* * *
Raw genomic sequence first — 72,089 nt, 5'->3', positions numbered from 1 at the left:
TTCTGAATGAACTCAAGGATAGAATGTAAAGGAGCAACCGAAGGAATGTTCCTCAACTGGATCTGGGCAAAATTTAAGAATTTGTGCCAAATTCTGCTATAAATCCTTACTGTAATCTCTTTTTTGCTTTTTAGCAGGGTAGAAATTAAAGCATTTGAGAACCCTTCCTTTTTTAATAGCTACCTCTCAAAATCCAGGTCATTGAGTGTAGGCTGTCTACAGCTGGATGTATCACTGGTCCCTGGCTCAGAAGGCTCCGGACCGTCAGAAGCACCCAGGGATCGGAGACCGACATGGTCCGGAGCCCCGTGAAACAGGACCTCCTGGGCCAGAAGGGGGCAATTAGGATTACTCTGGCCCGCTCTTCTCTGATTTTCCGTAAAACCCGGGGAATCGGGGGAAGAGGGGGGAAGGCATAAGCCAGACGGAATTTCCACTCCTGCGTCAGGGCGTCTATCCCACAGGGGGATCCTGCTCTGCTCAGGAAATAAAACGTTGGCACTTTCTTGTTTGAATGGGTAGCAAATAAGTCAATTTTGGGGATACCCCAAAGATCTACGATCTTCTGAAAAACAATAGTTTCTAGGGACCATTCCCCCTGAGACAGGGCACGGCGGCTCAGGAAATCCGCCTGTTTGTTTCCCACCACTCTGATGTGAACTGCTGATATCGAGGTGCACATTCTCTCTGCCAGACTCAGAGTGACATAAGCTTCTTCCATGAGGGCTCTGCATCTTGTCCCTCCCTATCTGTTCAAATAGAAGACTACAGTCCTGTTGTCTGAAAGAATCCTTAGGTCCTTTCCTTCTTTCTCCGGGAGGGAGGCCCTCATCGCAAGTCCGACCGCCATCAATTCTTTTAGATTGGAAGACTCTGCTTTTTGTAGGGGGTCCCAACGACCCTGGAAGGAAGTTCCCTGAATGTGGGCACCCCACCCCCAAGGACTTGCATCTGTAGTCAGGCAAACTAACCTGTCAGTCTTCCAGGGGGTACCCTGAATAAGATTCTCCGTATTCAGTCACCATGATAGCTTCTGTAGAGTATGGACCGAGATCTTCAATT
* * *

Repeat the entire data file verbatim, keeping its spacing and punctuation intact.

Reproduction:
Raw genomic sequence first — 72,089 nt, 5'->3', positions numbered from 1 at the left:
TTCTGAATGAACTCAAGGATAGAATGTAAAGGAGCAACCGAAGGAATGTTCCTCAACTGGATCTGGGCAAAATTTAAGAATTTGTGCCAAATTCTGCTATAAATCCTTACTGTAATCTCTTTTTTGCTTTTTAGCAGGGTAGAAATTAAAGCATTTGAGAACCCTTCCTTTTTTAATAGCTACCTCTCAAAATCCAGGTCATTGAGTGTAGGCTGTCTACAGCTGGATGTATCACTGGTCCCTGGCTCAGAAGGCTCCGGACCGTCAGAAGCACCCAGGGATCGGAGACCGACATGGTCCGGAGCCCCGTGAAACAGGACCTCCTGGGCCAGAAGGGGGCAATTAGGATTACTCTGGCCCGCTCTTCTCTGATTTTCCGTAAAACCCGGGGAATCGGGGGAAGAGGGGGGAAGGCATAAGCCAGACGGAATTTCCACTCCTGCGTCAGGGCGTCTATCCCACAGGGGGATCCTGCTCTGCTCAGGAAATAAAACGTTGGCACTTTCTTGTTTGAATGGGTAGCAAATAAGTCAATTTTGGGGATACCCCAAAGATCTACGATCTTCTGAAAAACAATAGTTTCTAGGGACCATTCCCCCTGAGACAGGGCACGGCGGCTCAGGAAATCCGCCTGTTTGTTTCCCACCACTCTGATGTGAACTGCTGATATCGAGGTGCACATTCTCTCTGCCAGACTCAGAGTGACATAAGCTTCTTCCATGAGGGCTCTGCATCTTGTCCCTCCCTATCTGTTCAAATAGAAGACTACAGTCCTGTTGTCTGAAAGAATCCTTAGGTCCTTTCCTTCTTTCTCCGGGAGGGAGGCCCTCATCGCAAGTCCGACCGCCATCAATTCTTTTAGATTGGAAGACTCTGCTTTTTGTAGGGGGTCCCAACGACCCTGGAAGGAAGTTCCCTGAATGTGGGCACCCCACCCCCAAGGACTTGCATCTGTAGTCAGGCAAACTAACCTGTCAGTCTTCCAGGGGGTACCCTGAATAAGATTCTCCGTATTCAGTCACCATGATAGCTTCTGTAGAGTATGGACCGAGATCTTCAATT